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How to Prepare Spring Peas with No Recipe

Peas butteredGarden peas are both sweet and savory. They have a grassy sweetness with an undertone of umami.

Cooking fresh shelled peas can be difficult: you will want to eat them fresh out of the pod before you ever get near the stove. But if you do get to the stove, cooking shelled peas—and peas in the pod, for that matter—is short, sweet, and easy.

The season for shelled garden peas—also called English peas—is short. They are grown and harvested in spring when the weather is cool. Snap peas and snow peas which are eaten pod and all can tolerate a bit of heat and last to early summer.

Fresh peas should be small, bright green, tender, and sweet. The pods should look crisp. Choose peas that squeak when the pods are rubbed together. Small, young peas will have the best flavor—their sugars have not yet turned to starch.

Peas are a tasty match to eggs, bacon, beef, chicken, lamb, pork, shellfish, smoked fish, white fish–and just about any other spring vegetables: asparagus, onions, carrots, parsnips, new potatoes, and the list goes on.

How to Cook Fresh Shelled Peas with No Recipe

Ratio: One pound of peas in the pod will yield one cup of shelled peas which will serve two people. You will need 3 to 4 pounds of peas in the pod to yield enough shelled peas to serve 4 people.

Preparation: Fresh garden peas should be shelled just before cooking. Rinse the pods under cold running water; rub the pods gently to remove soil. To shell peas, snap off the stem end of the pod. You will see the green natural string running along the inner seam of the pod; give it a pull then press the seam of the pod and pop it open. Run your finger down the pod, pushing out the peas. Do not wash the shelled peas before cooking. (Sugar snaps peas and snow peas are commonly cooked whole; see all the way below.)

Cooking: Peas like all vegetables are most flavorful and tasty cooked to just crisply, tender—that is slightly undercooked. Simmer young shelled peas 2 to 5 minutes. Steam young shelled peas 5 to 10 minutes.

Simmering peas in water or light stock. Bring ⅛ to ½ inch of water or light stock (about ⅛ inch of liquid per pound of peas) to boiling in a medium saucepan. Add shelled peas; they should be just covered by the water. Cover the pan, and turn the heat down to low. Simmer until the peas are just tender and bright green—about 2 to 5 to 7 or 10 minutes or so, depending upon the number of peas.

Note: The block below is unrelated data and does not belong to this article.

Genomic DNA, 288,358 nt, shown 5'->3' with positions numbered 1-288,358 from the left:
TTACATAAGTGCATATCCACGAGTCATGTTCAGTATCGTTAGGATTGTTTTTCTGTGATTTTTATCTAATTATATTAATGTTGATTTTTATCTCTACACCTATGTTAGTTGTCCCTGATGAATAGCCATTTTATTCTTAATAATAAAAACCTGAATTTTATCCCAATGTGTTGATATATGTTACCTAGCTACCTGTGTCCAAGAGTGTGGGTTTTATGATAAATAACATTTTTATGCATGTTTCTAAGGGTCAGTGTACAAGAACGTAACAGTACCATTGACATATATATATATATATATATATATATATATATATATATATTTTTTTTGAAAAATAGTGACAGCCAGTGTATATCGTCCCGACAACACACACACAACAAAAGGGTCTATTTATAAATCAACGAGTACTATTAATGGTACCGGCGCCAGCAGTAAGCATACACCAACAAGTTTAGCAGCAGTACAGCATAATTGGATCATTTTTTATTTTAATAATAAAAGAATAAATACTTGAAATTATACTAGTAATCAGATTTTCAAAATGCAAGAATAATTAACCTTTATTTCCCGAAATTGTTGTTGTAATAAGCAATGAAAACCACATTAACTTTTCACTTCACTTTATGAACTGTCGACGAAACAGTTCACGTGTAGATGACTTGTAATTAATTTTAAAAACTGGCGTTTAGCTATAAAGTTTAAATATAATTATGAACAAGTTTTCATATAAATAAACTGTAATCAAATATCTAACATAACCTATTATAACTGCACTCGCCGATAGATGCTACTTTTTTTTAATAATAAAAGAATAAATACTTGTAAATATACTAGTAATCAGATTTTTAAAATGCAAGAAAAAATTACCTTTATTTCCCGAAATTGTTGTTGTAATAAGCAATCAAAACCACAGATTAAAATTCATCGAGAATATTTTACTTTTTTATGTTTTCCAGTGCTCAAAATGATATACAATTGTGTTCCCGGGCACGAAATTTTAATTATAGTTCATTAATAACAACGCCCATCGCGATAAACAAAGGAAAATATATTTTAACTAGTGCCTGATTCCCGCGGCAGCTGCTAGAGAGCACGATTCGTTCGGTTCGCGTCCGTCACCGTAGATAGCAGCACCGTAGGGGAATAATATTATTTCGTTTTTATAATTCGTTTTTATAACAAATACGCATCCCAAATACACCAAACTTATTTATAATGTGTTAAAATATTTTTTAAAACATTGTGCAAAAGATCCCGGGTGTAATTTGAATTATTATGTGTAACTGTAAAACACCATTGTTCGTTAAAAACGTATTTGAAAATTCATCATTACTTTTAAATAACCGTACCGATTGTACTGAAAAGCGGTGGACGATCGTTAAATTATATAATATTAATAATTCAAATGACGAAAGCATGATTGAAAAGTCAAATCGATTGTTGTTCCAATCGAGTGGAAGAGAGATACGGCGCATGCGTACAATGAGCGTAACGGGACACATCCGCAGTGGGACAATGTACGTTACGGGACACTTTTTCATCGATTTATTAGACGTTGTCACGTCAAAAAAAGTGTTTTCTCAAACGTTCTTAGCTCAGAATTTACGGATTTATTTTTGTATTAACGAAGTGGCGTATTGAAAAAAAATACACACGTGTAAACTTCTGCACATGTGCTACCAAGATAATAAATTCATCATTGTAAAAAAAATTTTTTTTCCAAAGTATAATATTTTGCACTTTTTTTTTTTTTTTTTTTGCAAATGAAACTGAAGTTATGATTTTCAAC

When the peas are just tender, drain the water if there is any left, and toss the peas with melted butter or hot cream so they are just coated. Sprinkle with chopped fresh herbs, parsley or especially mint.

To this basic method of simmering peas you can also: add a pinch of sugar to give the peas extra sweetness; add two or three peas still in the pods to deepen the flavor; add a few drops of lemon juice to help preserve color. Salt peas only after they are cooked.

Finish cooking simmered peas in butter. Rather than tossing peas in butter, place butter in a medium to large skillet and turn the heat to medium as you are simmering the peas as described earlier. When the butter melts, turn the heat to low and add the simmered peas to the heated butter and toss the peas until they just are coated in warm butter, 2 or 3 minutes. Add salt and pepper to taste or an herb to the peas and butter, add a clove or two of garlic minced if you like, or add a several slivers of prosciutto. Give the skillet a gentle shake occasionally, just until the peas are hot and coated with butter and seasoning.

Seasoning and serving cooked peas

Peas can be seasoned with salt, pepper, onion, garlic, dill, marjoram, turmeric, savory, basil, chervil, cilantro, paprika, oregano, tarragon, allspice, mustard, caraway seed, sesame seed, nutmeg, mint, parsley, sage, rosemary, or thyme. Season to your taste.

Peas can be served plain or topped with plain or flavored butter or margarine, extra virgin olive oil, vinaigrette dressing, peanut oil, sesame oil, plain or flavored mayonnaise, white sauce, melted cheese or cheese sauce, sour cream, or plain yogurt.

Serve peas alone or mixed with cooked carrots, onions, potatoes, mushrooms, tomatoes, corn, celery, lettuce, sweet bell peppers, pimientos, winter squash, water chestnuts, sliced almonds, bacon, prosciutto, or ham.

Steaming peas in lettuce

Rather than simmering peas in liquid, you can use the moisture of lettuce leaves to cook them tender and sweet. Wash but do not dry several thick leaves of lettuce. Melt the butter in a heavy saucepan and cover the bottom of the pan with the damp lettuce leaves. Place the peas on top of the leaves and add a pinch or two of salt and sugar then cover with additional damp lettuce leaves. Use a pan that cups the leaves to hold the peas. Cover the saucepan tightly and simmer over low heat until the peas are just tender, about 20 to 30 minutes. Serve the peas with or without the lettuce. If you find the moisture of the lettuce is not enough to steam the peas, you can add just ⅛ inch or less of hot water or light stock to the pan. If you like, you can let the peas and lettuce gently stew in a lump of butter for a few minutes—it will form a sort of creamy sauce–before removing them from the pan. Serve immediately. (Steaming or braising the lettuce tenderizes the peas and imparts a subtle flavor.)